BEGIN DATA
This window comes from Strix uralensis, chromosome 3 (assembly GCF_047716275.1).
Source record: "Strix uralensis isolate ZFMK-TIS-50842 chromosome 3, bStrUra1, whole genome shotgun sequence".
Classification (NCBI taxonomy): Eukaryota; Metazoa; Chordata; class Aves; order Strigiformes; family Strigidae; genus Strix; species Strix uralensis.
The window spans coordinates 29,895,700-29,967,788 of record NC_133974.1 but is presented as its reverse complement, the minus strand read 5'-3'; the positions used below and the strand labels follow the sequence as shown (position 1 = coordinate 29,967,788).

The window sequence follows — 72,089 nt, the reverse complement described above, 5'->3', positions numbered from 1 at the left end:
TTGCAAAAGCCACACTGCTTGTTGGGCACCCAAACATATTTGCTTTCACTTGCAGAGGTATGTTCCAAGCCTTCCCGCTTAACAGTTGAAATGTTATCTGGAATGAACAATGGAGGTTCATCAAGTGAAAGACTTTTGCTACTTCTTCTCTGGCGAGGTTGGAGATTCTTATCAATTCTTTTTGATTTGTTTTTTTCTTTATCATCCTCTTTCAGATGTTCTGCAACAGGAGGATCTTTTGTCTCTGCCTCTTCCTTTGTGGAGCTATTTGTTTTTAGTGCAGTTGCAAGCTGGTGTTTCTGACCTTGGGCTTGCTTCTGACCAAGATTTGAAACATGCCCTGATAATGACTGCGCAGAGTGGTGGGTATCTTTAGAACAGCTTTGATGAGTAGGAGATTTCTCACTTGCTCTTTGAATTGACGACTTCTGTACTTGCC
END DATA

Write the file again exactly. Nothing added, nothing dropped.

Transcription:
This window comes from Strix uralensis, chromosome 3 (assembly GCF_047716275.1).
Source record: "Strix uralensis isolate ZFMK-TIS-50842 chromosome 3, bStrUra1, whole genome shotgun sequence".
Classification (NCBI taxonomy): Eukaryota; Metazoa; Chordata; class Aves; order Strigiformes; family Strigidae; genus Strix; species Strix uralensis.
The window spans coordinates 29,895,700-29,967,788 of record NC_133974.1 but is presented as its reverse complement, the minus strand read 5'-3'; the positions used below and the strand labels follow the sequence as shown (position 1 = coordinate 29,967,788).

The window sequence follows — 72,089 nt, the reverse complement described above, 5'->3', positions numbered from 1 at the left end:
TTGCAAAAGCCACACTGCTTGTTGGGCACCCAAACATATTTGCTTTCACTTGCAGAGGTATGTTCCAAGCCTTCCCGCTTAACAGTTGAAATGTTATCTGGAATGAACAATGGAGGTTCATCAAGTGAAAGACTTTTGCTACTTCTTCTCTGGCGAGGTTGGAGATTCTTATCAATTCTTTTTGATTTGTTTTTTTCTTTATCATCCTCTTTCAGATGTTCTGCAACAGGAGGATCTTTTGTCTCTGCCTCTTCCTTTGTGGAGCTATTTGTTTTTAGTGCAGTTGCAAGCTGGTGTTTCTGACCTTGGGCTTGCTTCTGACCAAGATTTGAAACATGCCCTGATAATGACTGCGCAGAGTGGTGGGTATCTTTAGAACAGCTTTGATGAGTAGGAGATTTCTCACTTGCTCTTTGAATTGACGACTTCTGTACTTGCC